For FX’s sake! How not to manage FX


The Drawdown sat down with Alpha’s MD of Institutional FX, Ashley Hall, to discuss some of the challenges facing investment managers when it comes to currency volatility. You can read their full article below.

Over recent years, heightened volatility in the currency markets has highlighted the vulnerability of returns due to currency risk. Because of this, managers are increasingly turning to FX hedging strategies to ensure returns aren’t lost to currency fluctuations. However, despite the swathes of FX providers keen to tap into the market, Ash Hall, Managing Director of the Institutional FX division at Alpha Group, argues that the wrong application of forecasts, strategies, and products is often causing more harm than good.

“One of the most common mistakes we see is managers using FX market forecasts or technical analysis as the primary driver of their decision making,” says Hall. “In doing so, they will hedge a percentage of their requirement based on how attractive they perceive the rate to be versus future expectations. The problem with this approach is that it leads people to hedge in disproportionate amounts – either too much or too little, based on where they believe the exchange rate is going to go. This then amplifies their concentration to a particular exchange rate, and if the market moves against them, returns are eroded, and capital may be tied up in significant margin calls, both of which undermine the fund’s performance.”

Hall explains that if the objective is to manage risk, any guidance around forecasting should only be considered within the framework of a broader strategy. For example, a risk management strategy may mandate that a fund hedge 20% of its requirement in a quarter. When choosing the exact date to do so in that quarter, it can therefore make sense to look at exogenous factors and evaluate when is likely to be an optimal time to trade, rather than blindly picking a day. But Hall insists the guide rails need to be in place first. “The reality is, no bank or broker can consistently predict the currency market because if they could, they would be approaching you to invest money in a currency fund, not brokering FX.” says Hall. “If we know this to be the case, a strategic approach always needs to be the starting point for someone looking to manage risk.” In other words, GPs can be unstuck if they confuse a purely speculative approach with a risk management approach.

Tailored to your needs

Given the importance of a strategic approach to managing currency, perhaps unsurprisingly, there are an increasing number of foreign exchange providers who also offer FX Risk Management services. Hall himself acknowledges this but also warns that not all strategies are created equal. “Whilst we welcome a more strategic approach to currency management within the industry, too often we’re seeing generic strategies being put forward which fail to properly accommodate the complexity of the fund. What works for a corporate won’t necessarily work for a fund. And what works for one fund rarely works exactly the same for another. For an FX risk management strategy to be truly effective, the approach needs to not only be bespoke to the fund’s specific structure and assets but also evolve with the various stages of its lifecycle. Unfortunately, there is no one-size-fits-all approach – no silver bullet.”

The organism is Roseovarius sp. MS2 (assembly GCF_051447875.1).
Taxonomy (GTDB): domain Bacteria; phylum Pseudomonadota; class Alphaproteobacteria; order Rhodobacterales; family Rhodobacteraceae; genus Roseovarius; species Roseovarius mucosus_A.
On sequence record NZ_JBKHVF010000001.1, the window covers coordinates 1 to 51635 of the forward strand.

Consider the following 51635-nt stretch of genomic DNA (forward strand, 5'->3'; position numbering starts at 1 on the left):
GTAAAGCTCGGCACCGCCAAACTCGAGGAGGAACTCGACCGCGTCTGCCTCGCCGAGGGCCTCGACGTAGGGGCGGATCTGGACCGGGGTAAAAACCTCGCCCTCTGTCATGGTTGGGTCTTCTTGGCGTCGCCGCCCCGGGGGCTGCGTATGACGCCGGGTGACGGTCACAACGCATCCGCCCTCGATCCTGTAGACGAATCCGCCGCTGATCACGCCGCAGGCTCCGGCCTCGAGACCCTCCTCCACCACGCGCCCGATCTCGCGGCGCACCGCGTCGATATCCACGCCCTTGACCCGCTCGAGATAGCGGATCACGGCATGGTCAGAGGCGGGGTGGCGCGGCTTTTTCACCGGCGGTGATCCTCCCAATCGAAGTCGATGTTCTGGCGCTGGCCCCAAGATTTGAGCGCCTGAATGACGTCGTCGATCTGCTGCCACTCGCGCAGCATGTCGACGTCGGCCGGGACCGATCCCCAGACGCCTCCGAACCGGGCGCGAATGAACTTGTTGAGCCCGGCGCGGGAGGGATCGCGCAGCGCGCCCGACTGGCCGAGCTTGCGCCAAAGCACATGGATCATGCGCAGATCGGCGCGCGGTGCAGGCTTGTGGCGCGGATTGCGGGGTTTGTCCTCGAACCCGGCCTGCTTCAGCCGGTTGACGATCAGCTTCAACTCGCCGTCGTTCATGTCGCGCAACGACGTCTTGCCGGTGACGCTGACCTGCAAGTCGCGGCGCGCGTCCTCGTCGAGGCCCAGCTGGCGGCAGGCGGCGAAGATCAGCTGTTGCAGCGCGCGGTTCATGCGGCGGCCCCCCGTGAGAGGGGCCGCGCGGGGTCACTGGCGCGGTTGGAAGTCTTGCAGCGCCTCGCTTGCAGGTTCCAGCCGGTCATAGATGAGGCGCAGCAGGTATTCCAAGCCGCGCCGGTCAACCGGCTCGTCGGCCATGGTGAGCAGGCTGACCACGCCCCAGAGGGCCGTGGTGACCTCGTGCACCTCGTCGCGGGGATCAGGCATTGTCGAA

A healthy scepticism towards forecasts, combined with a tailored approach to strategy, therefore, seems to be a good starting point for anyone evaluating their current approach to managing FX. Regarding FX execution and deciding which products to use, we asked Hall if there was anything else clients should be aware of.

“Fundamentally, the products you use should be determined by your strategy. For most, this will be a combination of spot and forward contracts, with varying levels of flexibility around settlement and collateral terms depending on their requirements. Where we often see funds go wrong is when they have been sold so-called ‘outperformance products’. These products offer the ability to outperform the market but do so in exchange for high levels of risk. It’s effectively a gamble, and for that reason, we would never endorse them as part of an effective risk management strategy.”

With a successful approach to managing FX so dependent on how well it is tailored to the fund, there is inevitably no one ‘right way’ to manage FX. However, Hall highlights that fundamentally the purpose of each strategy is fairly simple: “Funds need to decide when to hedge, how much to hedge, how far forward to hedge, and which products to use. The challenge is getting to a point where they are answering these questions based on the underlying and evolving profile of their fund and that those decisions can hold up to scrutiny if required. This is fundamentally the role of an FX risk management specialist like Alpha.”

With macroeconomic uncertainty continuing to cause turbulence in the markets, The Drawdown, alongside Alpha Group, is hosting a private dinner to discuss how FX can be managed more effectively in an unpredictable market, and share some real-life examples.

Click here to register your place.



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